No it’s not a typo, but a word for the forgotten or unnoticed artistry all around. In the incidental, it is abundant.
This is the second instalment in the collectives conceptual writing project. Link coming soon.
No it’s not a typo, but a word for the forgotten or unnoticed artistry all around. In the incidental, it is abundant.
This is the second instalment in the collectives conceptual writing project. Link coming soon.
Obviously not! At least from the perspective of Jacques Derrida, who theorised Hauntology.
Derrida’s deconstructionist argument, that no one thing can ever obtain full presence over something else – that which isn’t referred to always (sub)exists, exists in traces an example of deconstruction (when we say the word ‘man’, it is always in relation to the word ‘woman’, which haunts like a ghost word. The word ‘man’ cannot be thought of without that which isn’t mentioned: ‘woman’) – is elemental to a critique of many of the certainties placed down in the history of Western philosophical thought, and cannot be a passing trend in philosophy.
Hauntology refers to what exists precisely because it has been ‘absented’, from words, language and culture. Derrida’s most famous example of this is when a political idea (or an ideology) claims it has triumphed over all others; the ideas, beliefs and attitudes of that which has been ‘absented’ haunt, because their absence is conspicuous (a time traveller from the 1920s to the 1990s, in England, would be left dumbfounded, looking for ‘Marx’, or for socialism, within the then newly opened shopping malls in post industrial towns).
If I haven’t made a good enough impression of what hauntology is it is because I have perhaps been more involved in its latter usage. A wholly justifiable employment of hauntology that sprang from Derrida’s ‘Spectres of Marx’; the idea that what Francis Fukuyama called ‘the end of history’ ( as liberal capitalist democracy moved into the spaces left by the collapse of the Soviet Union), became a self-fulfilling prophecy, as, consequently we became a culture unable to imagine anything different from what we already existed in.
The most important writer, and inspiration for the ideas of hauntology in relation to this historical period, was Mark Fisher. Mark Fisher diagnosed our times as afflicted by ‘capitalist realism’; where not only had the ideas of the market penetrated far more parts of our lives, but none of us were able to conceive that things might be otherwise.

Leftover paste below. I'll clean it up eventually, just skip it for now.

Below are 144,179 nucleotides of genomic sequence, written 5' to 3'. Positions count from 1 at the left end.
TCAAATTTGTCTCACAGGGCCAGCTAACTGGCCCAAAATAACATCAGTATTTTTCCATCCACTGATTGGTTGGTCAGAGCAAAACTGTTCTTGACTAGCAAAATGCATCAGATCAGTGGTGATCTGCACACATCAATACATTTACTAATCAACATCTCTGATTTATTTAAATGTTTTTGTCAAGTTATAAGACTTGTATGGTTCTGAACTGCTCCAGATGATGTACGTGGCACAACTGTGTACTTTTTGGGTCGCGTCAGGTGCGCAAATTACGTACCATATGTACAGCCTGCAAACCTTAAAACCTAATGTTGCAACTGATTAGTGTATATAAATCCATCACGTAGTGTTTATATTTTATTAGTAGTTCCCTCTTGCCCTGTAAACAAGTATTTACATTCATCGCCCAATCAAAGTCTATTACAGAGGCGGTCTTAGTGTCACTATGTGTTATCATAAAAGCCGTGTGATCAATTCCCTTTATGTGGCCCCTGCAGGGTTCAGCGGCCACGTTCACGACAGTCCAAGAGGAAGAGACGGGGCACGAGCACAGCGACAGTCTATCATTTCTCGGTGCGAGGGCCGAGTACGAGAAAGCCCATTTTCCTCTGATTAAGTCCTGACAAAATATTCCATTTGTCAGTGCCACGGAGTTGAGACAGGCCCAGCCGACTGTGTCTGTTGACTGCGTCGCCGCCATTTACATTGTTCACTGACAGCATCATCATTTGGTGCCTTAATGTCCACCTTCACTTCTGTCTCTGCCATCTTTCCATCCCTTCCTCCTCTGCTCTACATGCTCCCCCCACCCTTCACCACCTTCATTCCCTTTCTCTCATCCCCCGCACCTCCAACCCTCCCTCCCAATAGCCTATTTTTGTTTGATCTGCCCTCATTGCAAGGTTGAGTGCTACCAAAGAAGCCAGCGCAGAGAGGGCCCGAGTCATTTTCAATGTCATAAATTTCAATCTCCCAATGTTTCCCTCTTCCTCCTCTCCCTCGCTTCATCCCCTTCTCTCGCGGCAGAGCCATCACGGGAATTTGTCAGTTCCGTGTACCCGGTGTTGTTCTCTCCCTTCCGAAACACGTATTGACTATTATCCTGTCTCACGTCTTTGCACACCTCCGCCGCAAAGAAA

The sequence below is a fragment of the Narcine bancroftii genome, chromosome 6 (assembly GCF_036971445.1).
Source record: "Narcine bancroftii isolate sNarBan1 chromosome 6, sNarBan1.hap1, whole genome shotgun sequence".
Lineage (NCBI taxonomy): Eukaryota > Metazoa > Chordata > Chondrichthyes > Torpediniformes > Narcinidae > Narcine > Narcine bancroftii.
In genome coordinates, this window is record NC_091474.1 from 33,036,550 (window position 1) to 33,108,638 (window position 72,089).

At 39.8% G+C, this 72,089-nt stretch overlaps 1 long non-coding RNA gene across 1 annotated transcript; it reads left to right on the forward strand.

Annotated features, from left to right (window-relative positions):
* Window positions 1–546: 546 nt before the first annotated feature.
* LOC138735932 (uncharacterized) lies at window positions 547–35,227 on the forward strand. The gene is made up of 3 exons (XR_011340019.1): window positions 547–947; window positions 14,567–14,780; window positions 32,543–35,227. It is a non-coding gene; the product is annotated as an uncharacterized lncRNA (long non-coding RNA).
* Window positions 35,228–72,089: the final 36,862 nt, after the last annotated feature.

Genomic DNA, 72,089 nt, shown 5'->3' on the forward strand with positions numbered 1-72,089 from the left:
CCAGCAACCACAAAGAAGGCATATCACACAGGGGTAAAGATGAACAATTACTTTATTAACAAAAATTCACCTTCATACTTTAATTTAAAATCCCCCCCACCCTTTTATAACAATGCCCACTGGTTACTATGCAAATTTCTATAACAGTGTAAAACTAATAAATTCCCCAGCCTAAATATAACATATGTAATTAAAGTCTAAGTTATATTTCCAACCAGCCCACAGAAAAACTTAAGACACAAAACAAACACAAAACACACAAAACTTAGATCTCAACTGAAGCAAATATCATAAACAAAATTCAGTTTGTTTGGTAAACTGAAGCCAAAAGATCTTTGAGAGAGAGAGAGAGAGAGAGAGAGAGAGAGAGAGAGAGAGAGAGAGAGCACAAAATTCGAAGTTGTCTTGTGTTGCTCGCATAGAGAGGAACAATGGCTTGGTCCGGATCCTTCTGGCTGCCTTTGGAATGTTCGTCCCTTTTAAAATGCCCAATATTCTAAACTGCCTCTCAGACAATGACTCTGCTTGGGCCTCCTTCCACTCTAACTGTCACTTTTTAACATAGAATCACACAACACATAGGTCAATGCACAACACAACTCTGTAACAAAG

Fisher, who was equally at home writing about music, film, and novels as on politics, argued that there was a growing trend of repetition of styles and formulas in the arts, that seemed synchronous with a trend towards increasingly computerised, media-focussed technology, and the increased emphasis of individual market-based competition, over previously existing forms of social security (what most of us found easier to call neoliberalism). Fisher saw that what was once dynamic, and constantly breaking norms in the arts, especially for Fisher in 20th century pop music (which either himself of Owen Hatherley defined as ‘pop modernism’), had evaporated in sync with a feeling that it was impossible to imagine a future tense different to the tense we were living within. Fisher, and ‘Franco (Bifo) Berardi’ argued that the triumphalist feeling that surrounded ‘the end of history’ had ushered in a sense of malaise, exhaustion, and eventually a depressive realism, in what they both called ‘the slow cancellation of the future’.
Becoming a devout follower of Fisher’s outlook, that in the early 21st century, we were surrounded by ‘ghosts’ of lost futures (in the ‘failure of the 21st century to arrive’, in the omnipresence of music that could no longer be identified as belonging to a certain time), I began to see ‘ghosts’ all around me; things that ‘didn’t quite fit’, that were ‘eerie’ because, fundamentally, we were in a moment that ‘didn’t fit’.